Remembering Carl Kasell Our Remembrance of Carl Kasell, our Judge and Scorekeeper Emeritus, who passed away this week at the age of 84.

Remembering Carl Kasell

  • Download
  • <iframe src="" width="100%" height="290" frameborder="0" scrolling="no" title="NPR embedded audio player">
  • Transcript


So this is how WAIT WAIT... DON'T TELL ME began - the very first moments of our very first episode, January 1998.


CARL KASELL: From outside the newsroom - from way outside the newsroom, it's WAIT WAIT... DON'T TELL ME.

SAGAL: A lot of things have changed since that day. But Carl Kasell was the constant - his voice, his gravitas and his remarkable skill at impersonations.


KASELL: I can't feel my butt.

Soft Corinthian leather - Cordoba.

Man up, and say I'm fat. Say it.

Anyway, thank God for Victoria's Secret's new underwear line.

SAGAL: His voice was, for two decades, the only prize we ever offered and the prize that everybody wanted to win.


KASELL: Hello. I'm Carl Kasell from NPR. Imagine a man of my stature being given away as a prize. I feel so cheap.


KASELL: Oh, well. Leave your message at the tone.


SAGAL: Carl never took himself seriously, even though he had every right to. He lent us his credibility and his charm. And in return, for years after the age at which most people might retire, he got to continue doing what he loved to do, talking to you. His broadcast career lasted almost seven decades. And we think that this show was his favorite part of it. Sure - doing the news was fun and important. But they - those guys - never let him do this.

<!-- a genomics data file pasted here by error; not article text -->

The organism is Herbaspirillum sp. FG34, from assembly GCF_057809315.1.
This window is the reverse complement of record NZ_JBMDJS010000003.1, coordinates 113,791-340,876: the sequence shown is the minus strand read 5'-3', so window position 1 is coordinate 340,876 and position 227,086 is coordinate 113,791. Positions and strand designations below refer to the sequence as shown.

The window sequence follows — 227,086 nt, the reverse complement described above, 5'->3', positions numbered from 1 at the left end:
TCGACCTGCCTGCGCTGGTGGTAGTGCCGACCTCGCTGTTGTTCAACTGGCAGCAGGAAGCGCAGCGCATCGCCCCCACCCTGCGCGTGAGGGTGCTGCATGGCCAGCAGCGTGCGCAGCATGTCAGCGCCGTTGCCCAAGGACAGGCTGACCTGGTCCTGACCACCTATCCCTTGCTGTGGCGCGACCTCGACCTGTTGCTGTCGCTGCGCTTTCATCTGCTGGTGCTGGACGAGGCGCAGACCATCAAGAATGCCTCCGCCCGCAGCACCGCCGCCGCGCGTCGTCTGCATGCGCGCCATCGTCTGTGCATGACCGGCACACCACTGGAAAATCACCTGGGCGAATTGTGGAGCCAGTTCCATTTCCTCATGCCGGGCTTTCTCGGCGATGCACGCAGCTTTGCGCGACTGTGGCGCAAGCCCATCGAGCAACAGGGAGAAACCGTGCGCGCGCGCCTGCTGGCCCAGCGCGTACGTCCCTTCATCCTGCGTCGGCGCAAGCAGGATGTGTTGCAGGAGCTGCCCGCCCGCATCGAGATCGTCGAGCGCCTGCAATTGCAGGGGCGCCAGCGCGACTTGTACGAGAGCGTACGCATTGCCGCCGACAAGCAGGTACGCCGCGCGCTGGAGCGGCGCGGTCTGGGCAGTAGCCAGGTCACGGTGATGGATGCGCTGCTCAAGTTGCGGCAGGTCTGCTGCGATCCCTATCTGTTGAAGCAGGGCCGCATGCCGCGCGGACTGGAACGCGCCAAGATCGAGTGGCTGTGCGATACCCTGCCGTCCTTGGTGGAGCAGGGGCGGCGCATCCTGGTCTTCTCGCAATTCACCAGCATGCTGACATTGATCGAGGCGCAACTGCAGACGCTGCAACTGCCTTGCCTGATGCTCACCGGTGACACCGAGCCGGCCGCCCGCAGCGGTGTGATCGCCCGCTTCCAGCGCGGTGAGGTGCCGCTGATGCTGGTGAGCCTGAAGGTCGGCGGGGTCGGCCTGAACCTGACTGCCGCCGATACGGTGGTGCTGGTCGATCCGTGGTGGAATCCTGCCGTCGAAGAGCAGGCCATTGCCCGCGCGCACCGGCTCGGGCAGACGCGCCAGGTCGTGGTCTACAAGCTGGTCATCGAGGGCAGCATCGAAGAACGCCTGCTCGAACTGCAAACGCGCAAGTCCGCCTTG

KASELL: Yelling, imitating soccer announcer) Goal.


SAGAL: So many people told us over the years, and most especially this last week, that they didn't just admire Carl Kasell or enjoy hearing him. But they loved him as much as we did usually without ever having met him. We can tell you. I can tell you that he was, in fact, as wonderful as you all thought and that he loved you, too.

Copyright © 2018 NPR. All rights reserved. Visit our website terms of use and permissions pages at for further information.

NPR transcripts are created on a rush deadline by an NPR contractor. This text may not be in its final form and may be updated or revised in the future. Accuracy and availability may vary. The authoritative record of NPR’s programming is the audio record.